Business owners wary as Simcoe Muskoka health officials warn of further restrictions
On Friday, the Simcoe Muskoka District Health Unit warned the region that if the rate of COVID-19 transmission continues to increase, further restrictions could be imposed on businesses and organizations.
The letter was sent to Simcoe County, the District of Muskoka and the cities of Orillia and Barrie following the increasing community transmission of COVID-19.
The health unit said that the letter is intended to reinforce the importance of practicing all public health measures to help reverse the increasing spread of the virus in the area.
"We continue to see dramatic increases in the number of confirmed cases of COVID-19 throughout Simcoe Muskoka, and these letters are a reminder that everyone in the community is required to protect each other from COVID-19 and to maintain and support our scarce health and public health resources," said Dr. Charles Gardner, SMDHU's Medical Officer of Health.
Dr. Gardner went on to say that collectively if public health measures are followed, the rate of transmission can be reversed or stabilized to ensure a safe holiday season.
If not, the health unit warned that capacity limits, which were lifted in October by the province, could be reinstated.
On Sunday, several business owners in Orillia told CTV News the pandemic has been challenging, both financially and emotionally. Still, they are doing everything they can to help ensure further restrictions aren't imposed.
"We have to follow the rules and make sure everyone else is, so everyone feels safe. With these new variants coming out, we don't know what's going to happen," said Angela Brown, the owner of One Twenty Five Breakfast Club in downtown Orillia.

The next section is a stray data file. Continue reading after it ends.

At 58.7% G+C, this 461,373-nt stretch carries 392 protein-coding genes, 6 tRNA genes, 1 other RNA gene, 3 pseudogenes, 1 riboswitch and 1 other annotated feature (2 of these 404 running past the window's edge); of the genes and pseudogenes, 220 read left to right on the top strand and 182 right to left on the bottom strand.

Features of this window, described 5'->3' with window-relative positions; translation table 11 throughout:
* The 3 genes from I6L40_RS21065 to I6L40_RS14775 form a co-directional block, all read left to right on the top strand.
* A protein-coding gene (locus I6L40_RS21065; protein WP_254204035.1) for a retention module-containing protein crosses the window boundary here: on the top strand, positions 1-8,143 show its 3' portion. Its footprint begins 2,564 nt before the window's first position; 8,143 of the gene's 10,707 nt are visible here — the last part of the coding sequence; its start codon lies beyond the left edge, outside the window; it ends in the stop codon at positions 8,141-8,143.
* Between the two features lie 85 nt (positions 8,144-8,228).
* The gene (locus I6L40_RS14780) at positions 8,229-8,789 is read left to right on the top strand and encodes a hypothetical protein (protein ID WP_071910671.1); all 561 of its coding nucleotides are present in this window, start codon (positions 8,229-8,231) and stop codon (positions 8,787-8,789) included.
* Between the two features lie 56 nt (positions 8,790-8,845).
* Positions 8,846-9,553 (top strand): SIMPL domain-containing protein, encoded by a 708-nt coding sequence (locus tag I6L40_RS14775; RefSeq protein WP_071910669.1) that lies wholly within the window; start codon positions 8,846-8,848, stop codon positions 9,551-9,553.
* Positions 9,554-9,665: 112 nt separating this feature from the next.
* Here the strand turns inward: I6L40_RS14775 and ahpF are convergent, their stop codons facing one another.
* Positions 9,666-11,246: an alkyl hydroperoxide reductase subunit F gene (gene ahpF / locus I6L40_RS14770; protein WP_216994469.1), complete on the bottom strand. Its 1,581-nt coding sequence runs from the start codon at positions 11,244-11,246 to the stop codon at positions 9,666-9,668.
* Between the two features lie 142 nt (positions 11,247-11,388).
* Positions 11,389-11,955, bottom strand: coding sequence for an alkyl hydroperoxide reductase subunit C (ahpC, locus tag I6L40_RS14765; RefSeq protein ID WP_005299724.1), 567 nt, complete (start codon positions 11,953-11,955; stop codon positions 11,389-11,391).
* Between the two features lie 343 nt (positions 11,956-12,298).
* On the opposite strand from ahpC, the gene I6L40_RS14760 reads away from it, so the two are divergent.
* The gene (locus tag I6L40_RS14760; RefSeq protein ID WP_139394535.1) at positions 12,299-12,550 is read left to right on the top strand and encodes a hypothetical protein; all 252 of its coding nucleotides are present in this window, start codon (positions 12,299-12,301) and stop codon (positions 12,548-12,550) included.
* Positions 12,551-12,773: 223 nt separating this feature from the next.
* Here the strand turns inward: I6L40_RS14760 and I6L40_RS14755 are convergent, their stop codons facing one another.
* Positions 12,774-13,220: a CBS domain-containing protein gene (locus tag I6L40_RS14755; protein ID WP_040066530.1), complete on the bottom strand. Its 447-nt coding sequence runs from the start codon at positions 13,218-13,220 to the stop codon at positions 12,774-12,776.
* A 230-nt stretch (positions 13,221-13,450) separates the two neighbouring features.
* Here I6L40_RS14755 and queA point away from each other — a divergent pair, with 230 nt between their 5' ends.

The uncertainty has many business owners staying vigilant with their COVID-19 safety measures. That includes; regularly sanitizing, placing two-metre makers on the floor to ensure social distancing, and wearing masks at all times.
"As long as it keeps everyone safe— I hope it does— we'll continue to do it as long as we have to," said Sandi Wilkie, the co-owner of Wilkie's Bakery.
The recent letters sent to municipalities in the region have the Orillia Chamber of Commerce reinforcing the message to local businesses about the importance of following health protocols to help ensure the safety of the community and the stability of the local economy.
"It can be extremely stressful at times trying to deal with safety measures, but it's a necessary thing," said Bill Ecklund, the president of the Orillia District Chamber of Commerce.
On Sunday, Ecklund and the executive director Allan Lafontaine said they support the health unit's advice that businesses should be diligent and update their safety plan for staff and customers.
Lafontaine said last year the Chamber conducted a consumer survey that showed consumer confidence was highest when there was a clear COVID-19 safety protocol in place.
In case of further restrictions, the Chamber asks businesses to continue updating their websites for online ordering and plan a long-term strategy with curbside pickup to ensure business continuity.
The health unit released several ways to help avoid this from happening. Firstly, it says getting vaccinated is the best way to prevent the spread of COVID-19 in the community, whether it's your first, second or booster shot. The second measure the health unit mentioned is wearing a mask that covers your mouth, nose and chin while you're indoors.
The health unit advises that people who are not fully vaccinated keep gatherings to only those within their household unless physical distancing is practised and face coverings are worn. For those who are fully vaccinated, the health unit said they should keep their gatherings to a small number of people outside their home.